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14

If you think the title is the best fit for your novel, you should keep it. There are many novels with the same name in the market, which makes it a little hard to find a novel with smaller market presence written by unknown author. Thus why, it is only a problem if the novel you're writing has the same name with another novel written by an author with more ...


5

Concepts are not copyrightable. However, unusual similarities in story, characters, plotline, accidental or otherwise, can form the basis for a copyright infringement claim. This usually only comes up when the claimant can demonstrate economic harm or is protecting valuable IP.


5

I believe that the traditional sense of the term fairy tale is used for a fairly concise story that is written to appeal mainly to children. The general context of a fairy tale would be the standard "Once upon a time.... and they lived happily ever after, THE END" Generally these stories involved magic, fantasy characters and creatures, and were meant to ...


4

In this case, there's not likely to be a problem if you give your novel the same title as a Czech essay. You're not trying to confuse anyone, and intelligent people are unlikely to be confused by it. The protection given to a title is complicated. People sometimes say "You can't protect a title," but this is not true. Some titles can be registered as ...


4

You're using inspiration from a real-life character in a fictitious world, which has been done by every writer ever. Utilizing a mindset you notice in real life in your work isn't plagiarism any more than setting your story in a location that actually exists. Of course, that doesn't mean you should copy the guy's words verbatim from the previous article, ...


3

Put simply: You can make up whatever details you want. You can use what is there when you want to and then make things up. If nothing else, the names of schools change.


3

I worked in bookstores for 10 years and libraries for five. You have no idea how often someone asks for a title that seems unique, but two or even three hits come up. It's even worse when it's a single word title. I'd check and see what the other book is about. If the subject matter is too similar and its recently published, it might cause confusion. But ...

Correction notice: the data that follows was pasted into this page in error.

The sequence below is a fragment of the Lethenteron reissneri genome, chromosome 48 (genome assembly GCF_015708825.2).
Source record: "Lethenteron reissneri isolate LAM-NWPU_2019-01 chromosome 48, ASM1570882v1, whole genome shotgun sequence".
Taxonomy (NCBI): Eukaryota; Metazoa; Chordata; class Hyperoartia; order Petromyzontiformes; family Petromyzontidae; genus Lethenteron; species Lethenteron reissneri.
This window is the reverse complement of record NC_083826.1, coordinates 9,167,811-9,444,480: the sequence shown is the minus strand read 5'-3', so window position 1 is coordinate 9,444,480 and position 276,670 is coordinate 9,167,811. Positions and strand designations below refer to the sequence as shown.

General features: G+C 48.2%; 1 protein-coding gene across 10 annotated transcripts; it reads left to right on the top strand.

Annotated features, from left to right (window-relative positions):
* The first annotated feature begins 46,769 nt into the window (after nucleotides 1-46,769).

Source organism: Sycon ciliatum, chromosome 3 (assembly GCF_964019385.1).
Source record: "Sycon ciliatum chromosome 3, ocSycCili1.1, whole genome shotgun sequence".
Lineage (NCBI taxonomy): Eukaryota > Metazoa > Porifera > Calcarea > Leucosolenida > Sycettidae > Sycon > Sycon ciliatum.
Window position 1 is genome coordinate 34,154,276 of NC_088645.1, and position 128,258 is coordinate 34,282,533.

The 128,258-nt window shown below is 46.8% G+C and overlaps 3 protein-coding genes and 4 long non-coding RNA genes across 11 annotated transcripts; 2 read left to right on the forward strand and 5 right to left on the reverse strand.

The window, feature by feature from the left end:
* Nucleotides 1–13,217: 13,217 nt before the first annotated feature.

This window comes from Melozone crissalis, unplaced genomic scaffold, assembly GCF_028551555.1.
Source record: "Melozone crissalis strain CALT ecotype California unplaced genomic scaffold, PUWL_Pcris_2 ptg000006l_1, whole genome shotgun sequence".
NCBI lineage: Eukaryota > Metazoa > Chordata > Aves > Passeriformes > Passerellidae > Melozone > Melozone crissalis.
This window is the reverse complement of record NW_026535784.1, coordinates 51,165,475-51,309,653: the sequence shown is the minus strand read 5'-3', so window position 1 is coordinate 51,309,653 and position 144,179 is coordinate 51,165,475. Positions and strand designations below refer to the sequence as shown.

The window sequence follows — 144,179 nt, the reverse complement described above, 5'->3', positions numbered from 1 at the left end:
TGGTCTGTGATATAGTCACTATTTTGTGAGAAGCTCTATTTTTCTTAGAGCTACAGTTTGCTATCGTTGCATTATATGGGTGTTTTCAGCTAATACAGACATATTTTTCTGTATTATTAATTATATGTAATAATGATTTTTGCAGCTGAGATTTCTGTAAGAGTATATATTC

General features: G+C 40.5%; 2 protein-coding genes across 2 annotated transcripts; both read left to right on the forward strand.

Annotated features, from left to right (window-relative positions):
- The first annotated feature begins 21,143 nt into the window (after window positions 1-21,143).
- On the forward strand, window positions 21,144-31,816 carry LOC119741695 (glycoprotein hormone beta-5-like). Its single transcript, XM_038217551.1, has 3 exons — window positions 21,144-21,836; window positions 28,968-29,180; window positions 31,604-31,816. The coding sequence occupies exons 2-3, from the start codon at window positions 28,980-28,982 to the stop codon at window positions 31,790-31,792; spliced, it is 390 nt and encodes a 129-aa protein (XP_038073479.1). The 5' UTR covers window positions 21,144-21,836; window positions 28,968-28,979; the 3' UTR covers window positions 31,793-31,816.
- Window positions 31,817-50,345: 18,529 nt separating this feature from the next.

3

Titles cannot be copyrighted or trademarked. Yes, “Star Wars” is trademarked, but not because of the book or movie. It is the toys and other goods that enable the trademark. So you should go ahead and use your title.


3

You don't need character names in chapter headings, unless you are attempting multiple first person narratives. Therefore your only problem is how to name the villain. Dan Brown does this n every novel. Just pick something descriptive, e.g. The Controller, The Military Man, The Survivor. Names like these allude to a role or a personal history which can be a ...


2

If you keep the reader engaged, and provide them enough interesting aspects of the story and a strong hook, then the II occurring at 10K probably won't be a problem. One thing I would recommend, though, is allowing yourself the luxury of writing the story to the story's requirement, rather than a word count. If the movement of the story goes longer than ...


2

Plagiarism is an academic violation that applies to scholarly papers. It doesn't apply to works of fiction. The whole point of a scholarly paper is that you're presenting something that you claim is a new and original idea or discovery. If you copied it from someone else, then your paper is a fraud. Of course you may use ideas from others and build on ...


2

U.S. copyright law explicitly says that you do not have a copyright in an idea. There's a big international treaty about copyright so most other countries would be the same. You only own a copyright to the exact words, pictures, or other "tangible expression" of an idea. If you're not copying someone else's exact words (or pictures or music or whatever), ...


2

There are several distinctive elements that differentiate fairy tales from modern fantasy, if we understand "modern fantasy" to mean "the modern literary genre established by authors such as J. R. R. Tolkien and C. S. Lewis, and the various sub-genres that have emerged from it since." Scope: A fairy tale takes place close to home for the character. Jack ...


1

These are probably evolving terms rather than hard and fast divisions, but what I would say distinguishes fairy tales from fantasy is that a fairy tale is a tale about a human being encountering fairy folk, who represent a danger to ordinary human life. Fairies have been Disnified in recent years, but Yeats poem "The Stolen Child" ...